Around that time, when I was 13, Instagram landed with its next level pressure of perfection. My friends told me I was 'lucky' I couldn’t see these warped, unrealistic images. But their assumptions could not have been further from the truth. Being blind didn’t filter out society’s narrow principle of beauty. And social media shouted these messages louder, making it impossible not to listen. I was desperate to fit in and I felt like I had no control over my life. Food and exercise combined to form the perfect solution.
I quickly became immersed in the online health scene. What began as leisurely reading of virtuous posts about health and wellness quickly blurred into a dedicated hunt for articles about clean eating and weight loss. I would sit transfixed as celebs and vloggers preached their dietary doctrines or perform their toning workouts. It never occurred to me that they were lacking any scientific backbone. All I knew was that they were popular, and if I wanted people to like me too, I had to do what they said.
Soon, I felt shut off from the world and withdrew from social situations. All day long, I would obsess over how many calories I’d consumed and restrict myself. If I dared eat something that was 'bad' for me, it would play on my mind for hours. When Dad would bring me my traditional weekend treat – a flaky, buttery almond croissant – I’d plaster on a smile and thank him. Inside though, my heart would hammer. I bargained with myself that if I ate it, I would have to work out extra hard to burn it off.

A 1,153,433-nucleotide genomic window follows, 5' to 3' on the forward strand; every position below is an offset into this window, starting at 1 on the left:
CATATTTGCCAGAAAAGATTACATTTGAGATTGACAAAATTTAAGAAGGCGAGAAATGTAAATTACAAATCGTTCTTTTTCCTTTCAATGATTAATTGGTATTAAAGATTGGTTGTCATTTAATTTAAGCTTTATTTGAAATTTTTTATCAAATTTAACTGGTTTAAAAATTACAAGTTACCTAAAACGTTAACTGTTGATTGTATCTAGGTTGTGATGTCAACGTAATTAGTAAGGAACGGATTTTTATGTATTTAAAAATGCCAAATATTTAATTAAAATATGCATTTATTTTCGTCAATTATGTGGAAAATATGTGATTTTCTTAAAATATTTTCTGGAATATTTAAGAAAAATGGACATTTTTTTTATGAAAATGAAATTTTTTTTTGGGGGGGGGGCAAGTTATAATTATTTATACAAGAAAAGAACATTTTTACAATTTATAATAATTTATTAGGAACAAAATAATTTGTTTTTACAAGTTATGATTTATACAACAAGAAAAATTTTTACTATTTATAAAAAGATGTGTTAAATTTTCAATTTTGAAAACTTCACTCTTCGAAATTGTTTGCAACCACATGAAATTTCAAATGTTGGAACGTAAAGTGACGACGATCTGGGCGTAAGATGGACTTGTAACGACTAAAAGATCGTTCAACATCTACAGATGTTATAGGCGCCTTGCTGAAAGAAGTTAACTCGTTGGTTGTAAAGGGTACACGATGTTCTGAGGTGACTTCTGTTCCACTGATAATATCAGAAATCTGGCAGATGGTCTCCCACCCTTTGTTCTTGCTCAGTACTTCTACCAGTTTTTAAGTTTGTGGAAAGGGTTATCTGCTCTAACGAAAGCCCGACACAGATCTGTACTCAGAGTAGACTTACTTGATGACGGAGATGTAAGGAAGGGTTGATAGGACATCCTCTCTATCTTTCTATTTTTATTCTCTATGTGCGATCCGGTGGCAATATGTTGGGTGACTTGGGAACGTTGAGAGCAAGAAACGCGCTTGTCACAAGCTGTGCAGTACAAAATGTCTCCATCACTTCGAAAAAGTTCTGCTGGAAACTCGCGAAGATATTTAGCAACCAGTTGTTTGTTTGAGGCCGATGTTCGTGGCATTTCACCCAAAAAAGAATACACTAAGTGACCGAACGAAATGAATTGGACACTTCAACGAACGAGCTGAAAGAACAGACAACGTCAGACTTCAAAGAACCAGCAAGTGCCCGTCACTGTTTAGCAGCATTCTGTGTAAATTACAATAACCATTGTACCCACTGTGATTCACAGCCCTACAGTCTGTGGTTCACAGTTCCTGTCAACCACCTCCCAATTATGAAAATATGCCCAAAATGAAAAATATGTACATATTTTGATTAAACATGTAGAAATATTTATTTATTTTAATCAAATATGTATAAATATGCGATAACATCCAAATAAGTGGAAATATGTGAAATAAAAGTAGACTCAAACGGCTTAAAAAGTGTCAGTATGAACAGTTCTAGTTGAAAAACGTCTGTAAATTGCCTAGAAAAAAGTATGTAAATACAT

At school, my head felt like it was stuffed with cotton wool and I could barely concentrate in classes. My moods were all over the place, leaving me laughing hysterically one minute, then snapping the next. Regardless of how long I slept, I would wake feeling mentally drained. I wasn’t only anxious about my appearance anymore. I’d developed a voice in my head that criticised me constantly, telling me I was a terrible person making everyone unhappy and that the world would be better off without me.
This rumbled on for three years during which time I had some therapy for OCD-type symptoms. It was helpful but it didn’t help with the underlying problem. The difficulty was I couldn’t talk about my body image issues as I was petrified I wouldn’t be taken seriously.
But in the summer holidays after my 16th birthday, I reached breaking point. Following a stupid argument with my sister (the cause of which I can’t even remember) I became inconsolable, throwing myself onto the bed and sobbing uncontrollably. The tears kept coming and coming. I’d bottled up these feelings for so long and now they were forcing themselves out of me. Having heard my sobs, Dad came in and sat on my bed. He put his arms around me and said, "This can’t go on." The tiredness and resignation in his voice hit home – I knew that something had to change. The next morning, I went downstairs to find my dad waiting for me in the kitchen, holding a pen and paper. "Start from the beginning," he said.
And I did; explaining everything from start to finish. Afterwards, both my parents hugged me and told me it was going to be alright, that they were going to get me sorted. And they did. That day something clicked in my brain – I realised that there was a way forward.
A year on, I’m stronger than ever and cannot wait to see what the future holds. I’ve learned to accept that despite my imperfections, I am beautiful and I am more than good enough. Like everyone, I get bad days. But I’m not going to let that stop me.
If you are struggling with an eating disorder, please call Beat on 0808 801 0677. Support and information is available 365 days a year.